How is OIG-NYPD different from the Civilian Complaint Review Board?
The Civilian Complaint Review Board (CCRB) is a City agency, established in 1993, where members of the public can file complaints alleging police misconduct against individual officers. The CCRB is independent from NYPD and handles four types of alleged police misconduct complaints:
Excessive or Unnecessary Use of Force
Abuse of Authority
The CCRB is charged with receiving, investigating, mediating, hearing, making findings and recommending action on such misconduct complaints. The CCRB forwards its findings to the Police Commissioner. CCRB is comprised of a 13-member board composed of members of the public, an executive director who manages the agency's daily operations, and a staff of more than 160 investigators, attorneys and support staff.
While OIG-NYPD receives and investigates complaints from members of the public alleging individual instances of police misconduct, OIG-NYPD was not designed to replicate the CCRB and can refer individual complaints to the CCRB.
Yes, members of the public may report any complaints or concerns regarding the NYPD’S operations, policies, programs and practices. DOI’s OIG-NYPD accepts complaints via letter, telephone, walk-in, and online complaint forms.
OIG-NYPD can be contacted at:
Office of the Inspector General for the New York City Police Department New York City Department of Investigation 180 Maiden Lane New York, NY 10038 Telephone: (212) 806-5200
Members of the public are not required to provide personally identifying information when communicating with DOI and may submit a complaint anonymously. However, it will be harder to investigate and clarify the concerns addressed in the complaint without having a way to reach the complainant. Individuals who are concerned about retaliation for filing complaints may be protected by law. For more information about the New York City whistleblower law, please click here to read about Whistleblower Protection.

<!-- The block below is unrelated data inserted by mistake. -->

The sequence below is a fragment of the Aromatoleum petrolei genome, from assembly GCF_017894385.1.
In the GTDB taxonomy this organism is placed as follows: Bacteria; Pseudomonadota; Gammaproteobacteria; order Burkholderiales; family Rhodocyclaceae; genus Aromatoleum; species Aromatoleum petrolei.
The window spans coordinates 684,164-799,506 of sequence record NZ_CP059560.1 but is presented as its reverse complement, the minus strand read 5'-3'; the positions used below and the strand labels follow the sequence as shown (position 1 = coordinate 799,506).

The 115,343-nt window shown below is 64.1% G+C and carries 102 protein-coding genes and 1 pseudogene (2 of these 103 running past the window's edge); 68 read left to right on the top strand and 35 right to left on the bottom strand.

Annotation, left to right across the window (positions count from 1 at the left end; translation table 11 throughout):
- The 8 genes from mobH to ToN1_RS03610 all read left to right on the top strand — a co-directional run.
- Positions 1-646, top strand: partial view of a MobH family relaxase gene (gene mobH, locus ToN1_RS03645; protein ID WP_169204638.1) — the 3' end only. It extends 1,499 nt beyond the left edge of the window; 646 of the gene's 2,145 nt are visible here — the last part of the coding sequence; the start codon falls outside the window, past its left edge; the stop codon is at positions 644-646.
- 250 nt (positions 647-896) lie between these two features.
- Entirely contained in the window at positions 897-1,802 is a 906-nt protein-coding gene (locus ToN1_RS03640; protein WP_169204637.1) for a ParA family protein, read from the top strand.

How can I learn about the findings and recommendations issued by DOI's OIG-NYPD?
DOI’s OIG-NYPD is required by statute to furnish its reports to the Mayor, the City Council and the Police Commissioner. In addition, OIG-NYPD posts its reports and NYPD’s statutorily-mandated responses to these reports for the public on its website.
Is OIG-NYPD part of the Floyd case dealing with the issue of stop and frisk?
No. In the legal case of Floyd et al. v. City of New York et al., No. 08 Civ. 1034, and the companion case of Ligon v. City of New York, No. 12 Civ. 2274, the Court appointed an independent monitor to ensure that NYPD carries out certain reforms recommended by the Court with respect to the stop and frisk policies and practices at issue in the Floyd case. The Floyd monitor serves at the direction of the Court and for a limited term, conditioned upon the City's substantial compliance with Court-ordered injunctive relief in connection with the two cases. The monitor’s website is website is www.nypdmonitor.org.